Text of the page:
Devon shipwrecks given protected status after emerging from the water
Two hundred-year-old Sally, which ran aground at Westwood Ho! in 1769, among three ships on view
Three Devon shipwrecks, one dating back to medieval times, have been given protected status by the government.
The boats, which lie on the River Axe in south Devon and at Westward Ho! in north Devon, have emerged from the water in recent years and are visible to the public.
All three wrecks are in sand or mud in the inter-tidal zone - above water at low tide and below it at high tide. It means they are accessible to the public at certain times, though permission will now be required for people to investigate them.
The most significant find is thought to be the remains of the Sally, which ran aground at Westward Ho! in 1769 while sailing from Portugal to Bristol with a cargo of port wine. Standing at 75ft long by 22ft wide, it is "nationally important" because its construction and orientation remain clearly visible, says the BBC.
Most of the cargo is believed to have been salvaged, but Mark Dunkley of Historic England, which recommended protection for the wrecks, believes wine could still lie in the lowest part of the wreck.
The smaller of the two Westward Ho! discoveries is a merchant ship that worked in the Bristol Channel around 200 years ago, while the fishing boat on the Axe was built as early as 1400.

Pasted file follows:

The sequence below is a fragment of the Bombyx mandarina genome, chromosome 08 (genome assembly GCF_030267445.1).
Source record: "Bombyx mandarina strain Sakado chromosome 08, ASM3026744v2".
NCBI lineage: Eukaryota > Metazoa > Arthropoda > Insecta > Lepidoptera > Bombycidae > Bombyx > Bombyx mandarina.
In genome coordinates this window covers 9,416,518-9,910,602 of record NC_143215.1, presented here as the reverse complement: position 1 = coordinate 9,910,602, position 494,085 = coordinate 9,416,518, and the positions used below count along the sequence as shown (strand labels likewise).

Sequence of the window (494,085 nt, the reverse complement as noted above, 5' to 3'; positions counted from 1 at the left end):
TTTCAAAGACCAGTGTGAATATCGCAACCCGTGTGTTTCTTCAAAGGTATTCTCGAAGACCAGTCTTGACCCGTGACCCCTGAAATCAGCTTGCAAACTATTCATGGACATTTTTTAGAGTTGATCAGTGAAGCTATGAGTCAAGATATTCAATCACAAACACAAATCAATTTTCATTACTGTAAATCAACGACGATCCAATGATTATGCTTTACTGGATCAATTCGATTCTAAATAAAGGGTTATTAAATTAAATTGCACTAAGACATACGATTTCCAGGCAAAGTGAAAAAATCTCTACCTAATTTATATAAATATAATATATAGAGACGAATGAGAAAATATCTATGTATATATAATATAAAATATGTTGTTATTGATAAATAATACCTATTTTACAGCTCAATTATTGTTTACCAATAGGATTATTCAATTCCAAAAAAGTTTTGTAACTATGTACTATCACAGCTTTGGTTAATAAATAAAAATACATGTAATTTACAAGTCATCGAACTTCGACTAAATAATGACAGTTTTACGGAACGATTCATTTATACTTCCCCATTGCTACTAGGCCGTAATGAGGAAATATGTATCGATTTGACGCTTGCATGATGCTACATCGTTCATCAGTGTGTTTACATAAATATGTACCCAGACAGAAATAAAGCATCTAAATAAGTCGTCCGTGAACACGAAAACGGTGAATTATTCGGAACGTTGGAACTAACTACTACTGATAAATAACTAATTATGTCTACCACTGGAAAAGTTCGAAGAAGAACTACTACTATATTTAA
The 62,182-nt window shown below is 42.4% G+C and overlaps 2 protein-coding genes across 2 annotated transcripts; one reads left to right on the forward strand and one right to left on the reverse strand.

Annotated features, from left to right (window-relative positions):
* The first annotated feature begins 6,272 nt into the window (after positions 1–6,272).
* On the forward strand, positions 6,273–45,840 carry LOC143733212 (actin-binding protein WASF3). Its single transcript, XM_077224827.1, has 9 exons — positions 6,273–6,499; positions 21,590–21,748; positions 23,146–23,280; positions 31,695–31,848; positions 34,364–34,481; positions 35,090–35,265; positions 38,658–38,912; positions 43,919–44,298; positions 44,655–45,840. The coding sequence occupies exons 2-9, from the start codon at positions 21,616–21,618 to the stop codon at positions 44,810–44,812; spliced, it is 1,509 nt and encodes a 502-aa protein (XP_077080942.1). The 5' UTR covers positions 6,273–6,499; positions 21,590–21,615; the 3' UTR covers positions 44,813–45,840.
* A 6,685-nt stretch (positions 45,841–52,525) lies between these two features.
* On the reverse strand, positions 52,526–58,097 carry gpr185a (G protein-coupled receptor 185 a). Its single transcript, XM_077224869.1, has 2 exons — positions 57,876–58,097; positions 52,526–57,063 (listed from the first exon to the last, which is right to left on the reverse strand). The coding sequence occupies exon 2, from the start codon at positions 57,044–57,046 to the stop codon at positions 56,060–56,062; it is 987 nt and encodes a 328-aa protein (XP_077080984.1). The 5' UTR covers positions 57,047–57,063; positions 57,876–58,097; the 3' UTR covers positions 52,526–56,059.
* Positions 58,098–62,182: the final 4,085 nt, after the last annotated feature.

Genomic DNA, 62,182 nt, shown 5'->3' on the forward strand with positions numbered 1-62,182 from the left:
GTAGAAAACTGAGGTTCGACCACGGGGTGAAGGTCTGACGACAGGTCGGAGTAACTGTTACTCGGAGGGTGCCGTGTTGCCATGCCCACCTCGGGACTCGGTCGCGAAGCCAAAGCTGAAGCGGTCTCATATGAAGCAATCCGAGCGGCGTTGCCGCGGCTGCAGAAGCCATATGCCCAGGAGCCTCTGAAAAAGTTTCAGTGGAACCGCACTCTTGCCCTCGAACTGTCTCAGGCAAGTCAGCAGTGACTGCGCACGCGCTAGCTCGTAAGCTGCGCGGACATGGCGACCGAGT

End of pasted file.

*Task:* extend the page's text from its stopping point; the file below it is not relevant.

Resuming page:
"Time gives, then it takes away. And sometimes it gives back all over again," says the Plymouth Herald, adding that Axmouth, on the River Axe, was a major port by the mid-14th century and accounted for 15 per cent of England's shipping trade - "unbelievable today [...] when you see the small scale of the harbour at the river mouth".
The biggest threat to the boats' remains comes from the climate. "Timbers are increasingly exposed as the sodden timber dries out and begins to decay," explains The Guardian.
There are nearly 40,000 shipwrecks waiting to be discovered along the British coast, says Historic England, 11,000 of which are known to have been run aground in English waters in the 18th century. The Daily Telegraph urges coastal walkers to keep an eye out, particularly after bad weather.